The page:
yes, on surface which in our relationship with our difference religion neighborhood we intend to have the harmony face put on but yet as i have state sensitive issue better leave in the “close room”.

    “the Chinese often are not cut, whereas the Muslims are.” in Chinese bible it didn’t require us to cut. but in Muslim bible it is clearly state that the cut is for the purpose of hygienic. which i agree with some of the Muslim bible.

    “So my friend was quite precise about not calling him Chinese – he was Chinese Malaysian.” this is because as a Chinese or a Indian we who born in this generation are very proud being a Malaysian just that we in difference religion. if you ask a local born kl Malay they will precisely tell you that they are Malaysian religion Malay.

    being gay is a sensitive issue that in Muslim culture… this is because of the Malay bible thing. as in a multicultural society our law is quite difference from other country. you can said Malaysia is a Muslim country, but i will said Malaysia is a partially Muslim country.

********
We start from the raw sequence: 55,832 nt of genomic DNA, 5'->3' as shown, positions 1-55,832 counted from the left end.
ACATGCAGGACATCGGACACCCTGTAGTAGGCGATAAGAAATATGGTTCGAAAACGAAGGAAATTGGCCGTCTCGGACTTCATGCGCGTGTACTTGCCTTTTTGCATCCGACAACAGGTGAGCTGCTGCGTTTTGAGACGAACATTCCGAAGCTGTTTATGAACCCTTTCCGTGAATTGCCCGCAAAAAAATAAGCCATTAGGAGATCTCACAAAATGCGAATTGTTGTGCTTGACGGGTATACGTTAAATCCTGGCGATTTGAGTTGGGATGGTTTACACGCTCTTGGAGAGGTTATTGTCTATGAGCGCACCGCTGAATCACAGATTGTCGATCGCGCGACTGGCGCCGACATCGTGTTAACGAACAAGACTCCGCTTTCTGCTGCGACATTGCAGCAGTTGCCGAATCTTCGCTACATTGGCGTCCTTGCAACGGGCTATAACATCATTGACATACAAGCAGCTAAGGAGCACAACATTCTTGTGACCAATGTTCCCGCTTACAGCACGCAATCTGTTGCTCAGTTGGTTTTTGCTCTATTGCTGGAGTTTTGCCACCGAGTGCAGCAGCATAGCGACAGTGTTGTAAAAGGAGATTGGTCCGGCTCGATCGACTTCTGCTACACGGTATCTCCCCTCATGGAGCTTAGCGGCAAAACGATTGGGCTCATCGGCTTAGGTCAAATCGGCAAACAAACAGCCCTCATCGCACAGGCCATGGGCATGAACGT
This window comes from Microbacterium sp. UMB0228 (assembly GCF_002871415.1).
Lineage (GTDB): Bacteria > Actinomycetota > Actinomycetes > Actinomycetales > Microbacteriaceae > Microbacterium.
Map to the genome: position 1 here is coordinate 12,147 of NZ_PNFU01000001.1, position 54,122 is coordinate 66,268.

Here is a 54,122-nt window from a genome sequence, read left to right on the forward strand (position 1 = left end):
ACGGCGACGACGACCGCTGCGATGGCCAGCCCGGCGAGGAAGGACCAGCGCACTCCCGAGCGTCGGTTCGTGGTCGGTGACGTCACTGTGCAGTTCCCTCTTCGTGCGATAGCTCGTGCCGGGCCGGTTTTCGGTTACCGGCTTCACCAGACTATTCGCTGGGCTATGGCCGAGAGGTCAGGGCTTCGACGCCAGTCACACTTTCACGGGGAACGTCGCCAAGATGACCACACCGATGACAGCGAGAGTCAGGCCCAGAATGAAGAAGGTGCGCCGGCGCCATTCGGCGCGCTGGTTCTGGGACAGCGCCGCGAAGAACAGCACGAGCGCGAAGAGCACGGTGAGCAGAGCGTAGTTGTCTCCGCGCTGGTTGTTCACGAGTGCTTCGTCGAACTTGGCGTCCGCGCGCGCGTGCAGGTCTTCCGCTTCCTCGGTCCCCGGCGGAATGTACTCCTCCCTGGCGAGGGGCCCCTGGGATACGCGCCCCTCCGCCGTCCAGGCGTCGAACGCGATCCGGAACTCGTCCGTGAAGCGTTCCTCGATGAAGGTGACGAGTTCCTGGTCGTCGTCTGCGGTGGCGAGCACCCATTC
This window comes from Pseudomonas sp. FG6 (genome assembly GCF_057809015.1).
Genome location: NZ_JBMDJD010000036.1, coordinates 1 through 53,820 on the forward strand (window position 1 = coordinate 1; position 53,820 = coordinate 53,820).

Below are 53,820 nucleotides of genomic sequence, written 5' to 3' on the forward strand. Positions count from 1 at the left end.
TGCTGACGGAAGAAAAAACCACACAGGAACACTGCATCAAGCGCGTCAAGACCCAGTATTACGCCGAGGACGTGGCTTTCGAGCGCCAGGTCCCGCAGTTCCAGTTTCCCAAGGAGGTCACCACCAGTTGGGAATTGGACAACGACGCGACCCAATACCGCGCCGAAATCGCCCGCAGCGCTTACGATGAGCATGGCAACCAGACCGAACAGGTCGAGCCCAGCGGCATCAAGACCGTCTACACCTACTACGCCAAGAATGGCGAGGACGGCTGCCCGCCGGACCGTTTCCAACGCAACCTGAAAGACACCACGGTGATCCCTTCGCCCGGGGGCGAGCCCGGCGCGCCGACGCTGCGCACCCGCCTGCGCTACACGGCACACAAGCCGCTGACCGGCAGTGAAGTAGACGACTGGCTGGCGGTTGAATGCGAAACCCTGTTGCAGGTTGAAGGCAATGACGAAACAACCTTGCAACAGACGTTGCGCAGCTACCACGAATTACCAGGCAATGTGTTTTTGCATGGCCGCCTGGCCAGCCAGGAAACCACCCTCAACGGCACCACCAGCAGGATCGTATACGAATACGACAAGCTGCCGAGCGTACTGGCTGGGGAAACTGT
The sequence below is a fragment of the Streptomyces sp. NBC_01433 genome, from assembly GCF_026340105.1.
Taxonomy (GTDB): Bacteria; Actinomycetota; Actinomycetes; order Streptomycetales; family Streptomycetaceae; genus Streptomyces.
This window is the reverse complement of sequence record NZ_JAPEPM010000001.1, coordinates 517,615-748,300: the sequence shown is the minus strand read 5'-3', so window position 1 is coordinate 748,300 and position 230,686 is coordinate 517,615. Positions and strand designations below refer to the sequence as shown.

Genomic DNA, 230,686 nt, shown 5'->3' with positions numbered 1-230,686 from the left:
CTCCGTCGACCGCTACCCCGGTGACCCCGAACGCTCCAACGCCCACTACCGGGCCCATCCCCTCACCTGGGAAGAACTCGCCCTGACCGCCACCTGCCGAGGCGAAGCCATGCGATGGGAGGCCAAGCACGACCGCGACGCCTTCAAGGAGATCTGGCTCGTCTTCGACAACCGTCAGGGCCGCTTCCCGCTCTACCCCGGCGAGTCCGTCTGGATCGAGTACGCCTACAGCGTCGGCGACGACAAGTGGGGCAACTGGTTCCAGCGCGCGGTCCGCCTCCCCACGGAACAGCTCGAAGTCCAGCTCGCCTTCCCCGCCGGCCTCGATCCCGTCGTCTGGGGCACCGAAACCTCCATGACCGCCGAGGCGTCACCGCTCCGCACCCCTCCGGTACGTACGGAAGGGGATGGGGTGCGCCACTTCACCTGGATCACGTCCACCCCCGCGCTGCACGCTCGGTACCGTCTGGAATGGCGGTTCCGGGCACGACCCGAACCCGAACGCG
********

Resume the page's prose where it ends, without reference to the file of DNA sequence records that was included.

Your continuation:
when you hear on a personal point of view it will intend like “intolerant religion country” if you have the change you can get a group of mix religion and discuss on this issue you will found out that. in the group we intend to speak carefully not to offended difference race. this is what unit and unite our country our religion and our people.

    in addition, indian is not the underdog, when you go to hospital you will find that majority of the doctor are indian. some of the even become a lawyer and other high position also.

  6. Karelin 29 October 2011 at 02:46 #

    the Chinese often are not cut, whereas the Muslims are.” in Chinese bible it didn’t require us to cut. but in Muslim bible it is clearly state that the cut is for the purpose of hygienic. which i agree with some of the Muslim bible.

    When it comes to Muslims, I’m so intrigue with this about cut issue. Only Muslims are cut, but majority of AIDS patients in Malaysia are Muslims. Is that the hygiene they share to us. What an idiot prejudice!